Arthritis, chronic pain, inflammation: Naturopathic Doctor Kirti Kalidas, an integrative medicine specialist, says you can fight pain without prescription or over-the-counter drugs.
"There are plenty of anti-inflammatories out there," said Kalidas.
Willow bark contains salicylic acid. In a study of nearly 200 people with lower back pain, those who received willow bark experienced a significant improvement in pain compared to those who received a placebo. Boil one to two leaves and make a tea when pain sets in.
Another way to end the aches is curcumin, used for hundreds of years. The antioxidant is a component of turmeric, which can be found in curry. A study shows if used regularly, curcumin could change DNA regulation to help kill cancer.
For joint pain, look to the sea. Research published in Nutrition Journal found the red seaweed supplement aquamin reduced osteoarthritis pain in study participants by 20 percent in one month.
For headaches, use capsaicin, the stuff that makes peppers hot.
"It's basically used to get rid of acute pain because it controls the signaling process on the nerves and we use it in the topical fashion," said Kalidas.
A study found migraine patients who applied capsaicin cream inside their nostrils decreased their pain by almost half.
Kalidas says these natural remedies are great short-term solutions for your pain. But if it persists, the root cause should be examined.
If you want to avoid painful needles at the doctor's office, try counting backward from 100 out loud. A Japanese study shows patients who did just that experienced less pain.
DO SUPPLEMENTS REALLY WORK? For people who have less tolerance for the side effects of traditional pain medications, supplements could do the trick. That said, no one should be mixing pain supplements and medications without seeing a doctor first. It could be risky. So make sure your health care provider knows about all the medicines and supplements you use. Also, supplements can get pricey, so traditional NSAIDS are cheap and effective treatment that should also be considered. (Source: WebMD.com)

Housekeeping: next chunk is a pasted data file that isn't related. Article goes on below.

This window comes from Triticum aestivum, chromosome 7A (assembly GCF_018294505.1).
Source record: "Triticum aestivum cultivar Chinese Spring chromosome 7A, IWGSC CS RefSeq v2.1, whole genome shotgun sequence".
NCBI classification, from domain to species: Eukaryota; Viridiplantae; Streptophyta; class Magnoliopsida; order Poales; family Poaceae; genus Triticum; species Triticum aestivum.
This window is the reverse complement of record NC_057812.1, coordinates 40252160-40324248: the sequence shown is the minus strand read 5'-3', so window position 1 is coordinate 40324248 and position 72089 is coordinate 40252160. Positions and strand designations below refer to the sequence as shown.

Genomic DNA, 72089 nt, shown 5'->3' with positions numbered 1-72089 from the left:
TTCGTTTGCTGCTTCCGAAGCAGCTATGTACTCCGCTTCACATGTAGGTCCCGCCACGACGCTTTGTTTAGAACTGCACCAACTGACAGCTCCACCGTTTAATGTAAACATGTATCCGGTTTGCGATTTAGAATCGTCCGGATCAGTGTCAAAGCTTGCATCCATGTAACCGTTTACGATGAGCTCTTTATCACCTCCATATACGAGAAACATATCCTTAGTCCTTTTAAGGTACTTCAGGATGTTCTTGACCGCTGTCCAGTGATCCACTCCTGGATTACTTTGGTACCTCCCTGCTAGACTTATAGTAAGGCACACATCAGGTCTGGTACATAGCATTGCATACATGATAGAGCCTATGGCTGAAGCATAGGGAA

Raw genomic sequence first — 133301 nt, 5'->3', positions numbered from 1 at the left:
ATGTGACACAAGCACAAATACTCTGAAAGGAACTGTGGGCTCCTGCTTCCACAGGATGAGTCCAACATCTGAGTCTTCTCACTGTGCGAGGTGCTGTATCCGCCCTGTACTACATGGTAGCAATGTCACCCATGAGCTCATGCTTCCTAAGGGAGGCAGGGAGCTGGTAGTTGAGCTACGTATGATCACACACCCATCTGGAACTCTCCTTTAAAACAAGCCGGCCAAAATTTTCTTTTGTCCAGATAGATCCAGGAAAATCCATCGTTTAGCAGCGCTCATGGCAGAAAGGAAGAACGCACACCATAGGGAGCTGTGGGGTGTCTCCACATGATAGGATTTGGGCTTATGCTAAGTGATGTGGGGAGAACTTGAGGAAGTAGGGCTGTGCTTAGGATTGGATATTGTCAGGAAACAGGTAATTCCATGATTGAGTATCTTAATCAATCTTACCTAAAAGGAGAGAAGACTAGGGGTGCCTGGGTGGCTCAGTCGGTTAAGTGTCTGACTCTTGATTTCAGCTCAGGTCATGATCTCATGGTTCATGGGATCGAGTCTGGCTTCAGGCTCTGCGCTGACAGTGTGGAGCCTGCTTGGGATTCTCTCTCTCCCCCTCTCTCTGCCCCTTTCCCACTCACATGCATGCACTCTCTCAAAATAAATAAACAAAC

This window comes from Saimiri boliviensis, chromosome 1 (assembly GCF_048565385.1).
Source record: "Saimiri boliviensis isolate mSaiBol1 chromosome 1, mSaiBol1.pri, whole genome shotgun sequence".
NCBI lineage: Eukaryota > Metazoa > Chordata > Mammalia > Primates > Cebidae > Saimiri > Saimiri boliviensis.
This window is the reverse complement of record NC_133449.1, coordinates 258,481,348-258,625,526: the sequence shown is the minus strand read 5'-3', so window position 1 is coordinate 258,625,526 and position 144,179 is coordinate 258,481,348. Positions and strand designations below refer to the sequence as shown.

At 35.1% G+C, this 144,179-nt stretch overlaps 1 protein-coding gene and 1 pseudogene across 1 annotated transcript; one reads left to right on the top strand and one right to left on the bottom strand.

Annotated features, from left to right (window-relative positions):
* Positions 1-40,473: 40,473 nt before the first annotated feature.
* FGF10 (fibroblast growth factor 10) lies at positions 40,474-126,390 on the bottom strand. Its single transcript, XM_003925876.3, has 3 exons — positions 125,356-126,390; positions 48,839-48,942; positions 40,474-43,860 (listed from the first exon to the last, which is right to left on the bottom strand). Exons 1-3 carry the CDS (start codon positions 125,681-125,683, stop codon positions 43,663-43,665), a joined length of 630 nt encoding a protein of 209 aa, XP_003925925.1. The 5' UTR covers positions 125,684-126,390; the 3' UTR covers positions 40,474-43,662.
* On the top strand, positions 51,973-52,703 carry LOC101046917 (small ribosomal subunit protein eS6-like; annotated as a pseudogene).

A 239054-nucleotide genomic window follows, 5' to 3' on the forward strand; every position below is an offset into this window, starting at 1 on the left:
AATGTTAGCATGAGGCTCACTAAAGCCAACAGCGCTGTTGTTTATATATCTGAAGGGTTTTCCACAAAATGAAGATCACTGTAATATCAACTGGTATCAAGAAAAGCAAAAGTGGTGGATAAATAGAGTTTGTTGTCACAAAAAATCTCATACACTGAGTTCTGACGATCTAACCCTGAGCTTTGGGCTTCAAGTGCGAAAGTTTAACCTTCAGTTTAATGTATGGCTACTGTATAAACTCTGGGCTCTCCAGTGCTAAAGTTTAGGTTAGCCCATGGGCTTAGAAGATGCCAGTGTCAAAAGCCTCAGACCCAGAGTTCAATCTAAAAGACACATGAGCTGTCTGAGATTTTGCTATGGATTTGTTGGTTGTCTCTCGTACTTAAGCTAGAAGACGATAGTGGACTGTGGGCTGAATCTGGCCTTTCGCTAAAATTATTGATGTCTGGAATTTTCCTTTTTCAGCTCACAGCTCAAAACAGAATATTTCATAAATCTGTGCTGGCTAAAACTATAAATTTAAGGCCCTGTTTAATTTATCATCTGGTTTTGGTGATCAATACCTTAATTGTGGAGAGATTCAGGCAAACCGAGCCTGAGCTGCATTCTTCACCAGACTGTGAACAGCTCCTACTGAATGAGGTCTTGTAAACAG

POTENTIAL SUPPLEMENTS FOR PAIN MANAGEMENT Anti-inflammatory plants and herbs: Because they work in the same way as NSAIDs, these pain supplements do pose some of the same risks, such as bleeding and stomach upset. However, the side effects tend to be less severe. People on blood-thinning drugs check with a doctor before using any of these pain supplements.
Vitamin D: A number of studies have linked low levels of vitamin D with increased levels of chronic pain.
Glucosamine sulfate: There's especially strong evidence that this pain supplement can help relieve osteoarthritis pain in the knee. Glucosamine is often combined with chondroitin, which could have an additional benefit. Glucosamine could not only ease pain, but also slow the progression of osteoarthritis.
Acetyl-L-carnitine: Several studies have found that the nutrient acetyl-L-carnitine can ease nerve pain from diabetes. This pain supplement also seems to regenerate damaged nerves and, over time, restore sensitivity.
Alpha-lipoic acid: Like acetyl-L-carnitine, alpha-lipoic acid seems to help with diabetic neuropathy. It not only reduces pain, but also seems to slow down the progression of the nerve injury. It may also enhance insulin sensitivity and help with nerve damage caused by cancer treatments.
Bromelain: Bromelain can reduce inflammation and pain. Some studies have found it helpful in osteoarthritis and knee pain. There's some uncertainty about how well it gets absorbed in digestion, given that it could be neutralized by stomach acid. More research needs to be done.
Riboflavin (vitamin B2): Could help reduce the frequency of migraines. (Source: WebMD.com)